http://example.comexample.com
https://domain.comdomain.com
http://domain.comdomain.com
  1. Navigate to WHM's Install an SSL Certificate on a Domain interface (WHM >> Home >> SSL/TLS >> Install an SSL Certificate on a Domain).
  2. Click Browse Certificates.
  3. In the Browse Account menu, select root.
  4. In the Certificate list, select the option for the server's hostname certificate.
  5. Click Use Certificate.
  6. In the IP Address (non-user domains only) menu, select the server's shared IP address.
  7. Click Install.
  8. Navigate to WHM's Manage SSL Hosts interface (WHM >> Home >> SSL/TLS >> Manage SSL Hosts).
  9. In the Installed SSL Hosts table, click Make Primary in the appropriate row for the server's hostname.
  1. Navigate to WHM's  Include Editor interface (WHM >> Home >> Service Configuration >> Apache Configuration >> Include Editor):
  2. Select the Apache version from the menu. We recommend that you select All Versions.

  3. Enter the following text in the available text box:

    <VirtualHost IPADDRESS:443>
      ServerName HOSTNAME
      DocumentRoot /usr/local/apache/htdocs
      ServerAdmin EMAIL
      <IfModule mod_suphp.c>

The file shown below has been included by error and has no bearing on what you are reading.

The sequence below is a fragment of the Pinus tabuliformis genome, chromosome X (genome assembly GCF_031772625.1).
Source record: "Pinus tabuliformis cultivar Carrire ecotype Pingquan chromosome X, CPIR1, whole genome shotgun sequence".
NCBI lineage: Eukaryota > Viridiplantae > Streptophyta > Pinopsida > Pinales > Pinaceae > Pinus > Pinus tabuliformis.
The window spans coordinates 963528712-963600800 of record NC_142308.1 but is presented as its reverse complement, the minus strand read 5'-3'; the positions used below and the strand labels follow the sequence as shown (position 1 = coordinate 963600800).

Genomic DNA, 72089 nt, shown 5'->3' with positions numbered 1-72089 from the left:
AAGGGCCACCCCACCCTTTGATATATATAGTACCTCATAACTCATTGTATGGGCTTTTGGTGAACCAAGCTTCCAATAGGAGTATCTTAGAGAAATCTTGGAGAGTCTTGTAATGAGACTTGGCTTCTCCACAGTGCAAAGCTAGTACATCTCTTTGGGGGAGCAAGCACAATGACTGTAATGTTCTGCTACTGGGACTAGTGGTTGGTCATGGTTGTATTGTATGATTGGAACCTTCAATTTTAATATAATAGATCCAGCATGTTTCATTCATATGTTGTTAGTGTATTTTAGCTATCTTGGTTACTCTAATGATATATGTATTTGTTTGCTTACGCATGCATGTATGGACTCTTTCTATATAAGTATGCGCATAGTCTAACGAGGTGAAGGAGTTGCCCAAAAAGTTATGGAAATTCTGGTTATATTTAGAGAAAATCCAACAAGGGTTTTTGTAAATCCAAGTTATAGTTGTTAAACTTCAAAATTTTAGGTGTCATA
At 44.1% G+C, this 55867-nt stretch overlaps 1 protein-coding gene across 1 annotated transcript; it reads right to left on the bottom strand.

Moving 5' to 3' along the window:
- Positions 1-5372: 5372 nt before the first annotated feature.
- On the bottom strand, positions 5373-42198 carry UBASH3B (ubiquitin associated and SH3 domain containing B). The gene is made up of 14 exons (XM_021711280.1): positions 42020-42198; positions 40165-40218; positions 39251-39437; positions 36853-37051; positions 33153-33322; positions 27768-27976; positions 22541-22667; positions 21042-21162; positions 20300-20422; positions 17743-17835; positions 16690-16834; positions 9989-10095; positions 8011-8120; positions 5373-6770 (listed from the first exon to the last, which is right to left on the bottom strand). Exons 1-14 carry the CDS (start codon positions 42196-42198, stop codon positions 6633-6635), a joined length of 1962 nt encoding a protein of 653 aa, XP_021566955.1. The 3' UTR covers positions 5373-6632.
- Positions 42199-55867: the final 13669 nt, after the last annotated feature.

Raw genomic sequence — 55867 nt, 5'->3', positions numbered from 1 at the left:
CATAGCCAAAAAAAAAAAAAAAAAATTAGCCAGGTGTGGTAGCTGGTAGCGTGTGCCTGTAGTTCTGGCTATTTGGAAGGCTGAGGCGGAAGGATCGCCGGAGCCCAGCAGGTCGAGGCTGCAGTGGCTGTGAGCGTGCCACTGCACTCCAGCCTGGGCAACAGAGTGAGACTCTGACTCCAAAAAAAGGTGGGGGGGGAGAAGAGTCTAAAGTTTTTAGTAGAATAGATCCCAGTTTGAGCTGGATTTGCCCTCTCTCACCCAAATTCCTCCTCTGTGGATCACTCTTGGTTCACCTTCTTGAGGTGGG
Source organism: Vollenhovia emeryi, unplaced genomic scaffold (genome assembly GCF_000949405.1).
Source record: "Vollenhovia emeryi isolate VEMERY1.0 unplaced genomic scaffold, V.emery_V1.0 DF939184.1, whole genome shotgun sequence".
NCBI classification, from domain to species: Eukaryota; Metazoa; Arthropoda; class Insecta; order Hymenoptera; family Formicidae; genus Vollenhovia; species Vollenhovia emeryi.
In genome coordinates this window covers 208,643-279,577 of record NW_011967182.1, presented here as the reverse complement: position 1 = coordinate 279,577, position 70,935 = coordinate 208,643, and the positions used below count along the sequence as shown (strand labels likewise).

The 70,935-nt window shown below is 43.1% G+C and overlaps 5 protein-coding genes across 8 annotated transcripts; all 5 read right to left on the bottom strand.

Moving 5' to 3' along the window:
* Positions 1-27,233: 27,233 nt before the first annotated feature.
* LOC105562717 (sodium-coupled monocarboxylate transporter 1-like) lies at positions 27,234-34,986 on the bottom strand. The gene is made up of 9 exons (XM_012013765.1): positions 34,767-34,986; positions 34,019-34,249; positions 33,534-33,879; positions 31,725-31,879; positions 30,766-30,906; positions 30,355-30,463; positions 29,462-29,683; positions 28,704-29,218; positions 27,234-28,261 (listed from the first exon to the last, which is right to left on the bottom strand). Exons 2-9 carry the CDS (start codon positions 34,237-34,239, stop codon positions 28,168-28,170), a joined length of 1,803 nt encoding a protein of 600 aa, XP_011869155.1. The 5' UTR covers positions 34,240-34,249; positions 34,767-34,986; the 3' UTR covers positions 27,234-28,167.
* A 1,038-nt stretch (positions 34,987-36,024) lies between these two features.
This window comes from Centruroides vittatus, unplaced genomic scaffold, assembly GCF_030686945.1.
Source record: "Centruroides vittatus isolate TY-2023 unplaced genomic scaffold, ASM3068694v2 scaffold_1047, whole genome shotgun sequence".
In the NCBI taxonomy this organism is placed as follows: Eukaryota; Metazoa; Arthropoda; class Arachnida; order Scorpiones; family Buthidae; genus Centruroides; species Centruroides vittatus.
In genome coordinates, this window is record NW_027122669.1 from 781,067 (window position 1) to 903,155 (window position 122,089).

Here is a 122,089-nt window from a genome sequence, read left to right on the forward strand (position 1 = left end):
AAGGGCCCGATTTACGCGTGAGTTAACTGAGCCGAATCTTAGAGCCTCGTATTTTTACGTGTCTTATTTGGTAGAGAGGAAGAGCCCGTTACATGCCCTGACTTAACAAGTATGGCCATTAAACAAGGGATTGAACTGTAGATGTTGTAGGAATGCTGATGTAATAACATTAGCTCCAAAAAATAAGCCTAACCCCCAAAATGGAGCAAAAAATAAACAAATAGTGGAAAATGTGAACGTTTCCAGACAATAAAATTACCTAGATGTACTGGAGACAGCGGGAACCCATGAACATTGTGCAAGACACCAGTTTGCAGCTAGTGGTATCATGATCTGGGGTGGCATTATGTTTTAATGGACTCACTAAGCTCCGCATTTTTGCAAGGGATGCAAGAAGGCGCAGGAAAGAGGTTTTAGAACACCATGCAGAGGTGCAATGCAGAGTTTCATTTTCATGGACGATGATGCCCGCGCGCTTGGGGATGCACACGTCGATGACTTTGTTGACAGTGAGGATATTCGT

suPHP_UserGroup nobody nobody
      </IfModule>
    	SSLEngine on
    	SSLCertificateFile SSLCERTIFICATEFILE
    	SSLCertificateKeyFile YOUR-SSLCERTIFICATEKEYFILE
     </VirtualHost>
  4. Click Proceed

  5. Click Update.

Note:

This example uses the following values:

  • IPADDRESS represents your server's IP address.
  • HOSTNAME represents your server's hostname.
  • EMAIL represents your contact email address.
  • SSLCERTIFICATEFILE represents the full file path to your SSL certificate.
  • SSLCERTIFICATEKEYFILE represents the full file path to your SSL certificate's key.


System failures

If you have suffered a serious drive failure and you do not use Trustwave authentication, you may lose some or all of your SSL data.

If you are able to access the old drive, the system stores your authentication data in the /root/.trustwavereqs file.

Additional documentation